New York couples amid a divorce usually don’t put tax considerations at the forefront of their negotiations. Nevertheless, not planning for a change in your tax status after your split can have disastrous consequences. Paying attention to tax issues early in your negotiations can help avoid costly mismanagement.
Tax points to consider during negotiations
Splitting property during divorce negotiations often overshadows everything else, especially if you have considerable assets and want to keep specific ones. From the outset, keep these eight points in mind:
- Choose an appropriate tax filing status in the year your divorce becomes final
- Determine the best time to file your divorce
- Sort who receives tax credits
- Understand recent changes to alimony payments
- Determine the best way to transfer property
- Recognize the value of tax carryovers
- Transfer retirement assets properly
- Find the best spousal support solution
In the year that your divorce becomes final, you have a choice between filing a joint tax return or married filing separately. Determine which will be more advantageous for you, along with whether you should wait until the new year to file your papers. Only one spouse can receive tax credits like dependents, so negotiate a fair deal. Alimony status has changed under the tax code, so determine whether spousal support like trust payments is better. Determining tax carryovers resulting from losses and whether the receiving spouse would from rolling over retirement assets.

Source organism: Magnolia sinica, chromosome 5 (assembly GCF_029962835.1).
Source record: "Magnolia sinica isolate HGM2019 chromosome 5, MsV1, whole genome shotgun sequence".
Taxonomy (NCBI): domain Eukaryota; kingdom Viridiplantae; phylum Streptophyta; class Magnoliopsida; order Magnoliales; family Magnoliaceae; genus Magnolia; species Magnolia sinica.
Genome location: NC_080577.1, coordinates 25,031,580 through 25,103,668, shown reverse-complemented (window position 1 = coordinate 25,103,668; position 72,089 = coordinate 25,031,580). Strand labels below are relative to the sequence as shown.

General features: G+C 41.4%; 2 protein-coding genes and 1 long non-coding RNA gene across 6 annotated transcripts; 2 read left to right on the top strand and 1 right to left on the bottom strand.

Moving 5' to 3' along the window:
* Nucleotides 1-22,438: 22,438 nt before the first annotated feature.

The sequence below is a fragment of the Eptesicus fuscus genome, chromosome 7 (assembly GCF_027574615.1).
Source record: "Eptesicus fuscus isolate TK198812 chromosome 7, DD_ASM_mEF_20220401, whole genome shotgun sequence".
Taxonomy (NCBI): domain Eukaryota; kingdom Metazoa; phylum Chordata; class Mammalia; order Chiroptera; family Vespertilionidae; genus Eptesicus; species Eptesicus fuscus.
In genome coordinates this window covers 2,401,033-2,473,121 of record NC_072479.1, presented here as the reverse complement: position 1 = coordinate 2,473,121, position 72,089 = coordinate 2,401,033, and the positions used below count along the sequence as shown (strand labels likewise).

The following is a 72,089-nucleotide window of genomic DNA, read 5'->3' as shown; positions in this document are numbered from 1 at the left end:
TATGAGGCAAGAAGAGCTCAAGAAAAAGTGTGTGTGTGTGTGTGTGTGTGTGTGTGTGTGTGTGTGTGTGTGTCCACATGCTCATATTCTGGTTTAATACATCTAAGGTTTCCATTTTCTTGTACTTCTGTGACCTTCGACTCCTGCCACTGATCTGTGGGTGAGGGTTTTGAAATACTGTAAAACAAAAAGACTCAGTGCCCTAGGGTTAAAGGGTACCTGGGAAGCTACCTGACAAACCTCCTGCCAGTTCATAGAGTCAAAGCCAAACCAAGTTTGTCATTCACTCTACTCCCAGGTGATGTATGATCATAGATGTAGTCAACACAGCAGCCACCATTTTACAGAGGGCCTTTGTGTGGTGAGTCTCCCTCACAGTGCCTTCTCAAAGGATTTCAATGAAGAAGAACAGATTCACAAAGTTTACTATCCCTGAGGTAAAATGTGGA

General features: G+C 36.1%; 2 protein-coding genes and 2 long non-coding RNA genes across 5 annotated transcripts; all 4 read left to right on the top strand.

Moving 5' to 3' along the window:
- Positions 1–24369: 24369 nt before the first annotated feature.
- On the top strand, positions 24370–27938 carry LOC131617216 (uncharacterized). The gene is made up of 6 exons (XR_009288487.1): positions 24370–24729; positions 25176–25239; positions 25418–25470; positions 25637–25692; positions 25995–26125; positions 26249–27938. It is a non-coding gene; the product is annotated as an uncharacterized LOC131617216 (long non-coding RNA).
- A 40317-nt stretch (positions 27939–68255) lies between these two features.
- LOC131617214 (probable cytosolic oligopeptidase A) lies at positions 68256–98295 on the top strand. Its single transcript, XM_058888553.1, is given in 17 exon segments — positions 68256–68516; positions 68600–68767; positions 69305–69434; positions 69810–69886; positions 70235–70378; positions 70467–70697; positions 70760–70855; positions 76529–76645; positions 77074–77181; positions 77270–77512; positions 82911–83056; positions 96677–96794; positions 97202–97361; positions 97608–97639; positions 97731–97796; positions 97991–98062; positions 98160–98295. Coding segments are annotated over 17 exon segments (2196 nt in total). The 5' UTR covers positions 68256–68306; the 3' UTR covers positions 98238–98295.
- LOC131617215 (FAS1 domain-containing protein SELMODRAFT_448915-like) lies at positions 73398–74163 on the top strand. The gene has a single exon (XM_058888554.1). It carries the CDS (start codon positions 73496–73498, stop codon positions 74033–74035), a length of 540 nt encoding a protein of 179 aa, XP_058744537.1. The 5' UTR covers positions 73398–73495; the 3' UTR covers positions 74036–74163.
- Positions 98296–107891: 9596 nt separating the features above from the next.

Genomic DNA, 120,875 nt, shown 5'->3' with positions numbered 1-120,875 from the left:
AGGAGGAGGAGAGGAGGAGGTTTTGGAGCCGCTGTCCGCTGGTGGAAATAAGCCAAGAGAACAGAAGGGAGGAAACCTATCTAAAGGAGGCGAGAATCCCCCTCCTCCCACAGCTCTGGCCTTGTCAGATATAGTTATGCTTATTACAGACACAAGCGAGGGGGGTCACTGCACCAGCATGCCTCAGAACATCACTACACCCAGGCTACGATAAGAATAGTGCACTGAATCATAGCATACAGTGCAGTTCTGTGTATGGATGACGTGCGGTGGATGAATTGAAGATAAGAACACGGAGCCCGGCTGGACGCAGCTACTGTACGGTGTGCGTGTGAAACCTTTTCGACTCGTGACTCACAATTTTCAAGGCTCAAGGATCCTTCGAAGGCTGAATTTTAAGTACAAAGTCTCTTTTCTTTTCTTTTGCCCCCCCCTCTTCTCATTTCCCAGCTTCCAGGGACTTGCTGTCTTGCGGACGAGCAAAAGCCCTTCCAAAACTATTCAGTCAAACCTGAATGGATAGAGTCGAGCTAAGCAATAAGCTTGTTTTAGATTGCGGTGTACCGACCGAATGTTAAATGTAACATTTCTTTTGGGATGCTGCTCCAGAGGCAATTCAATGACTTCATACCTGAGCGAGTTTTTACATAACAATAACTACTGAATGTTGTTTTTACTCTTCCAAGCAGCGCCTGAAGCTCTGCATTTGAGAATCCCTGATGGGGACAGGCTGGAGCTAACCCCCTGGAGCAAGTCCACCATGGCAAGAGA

Protecting your financial well-being
Many different factors go into the distribution of property during a divorce. New York is a marital property state, so your collective assets won’t have a 50/50 distribution. This factor makes determining which assets to keep when you finalize your divorce even more critical.
If you sell a primary residence during divorce negotiations, foregoing the one-time tax break that sellers get may reduce your taxes during the sale year and the overall financial hit. Working with financial and tax advisors during divorce negotiations, in addition to your legal team, can help you protect your overall financial position during negotiations and once you finalize the divorce.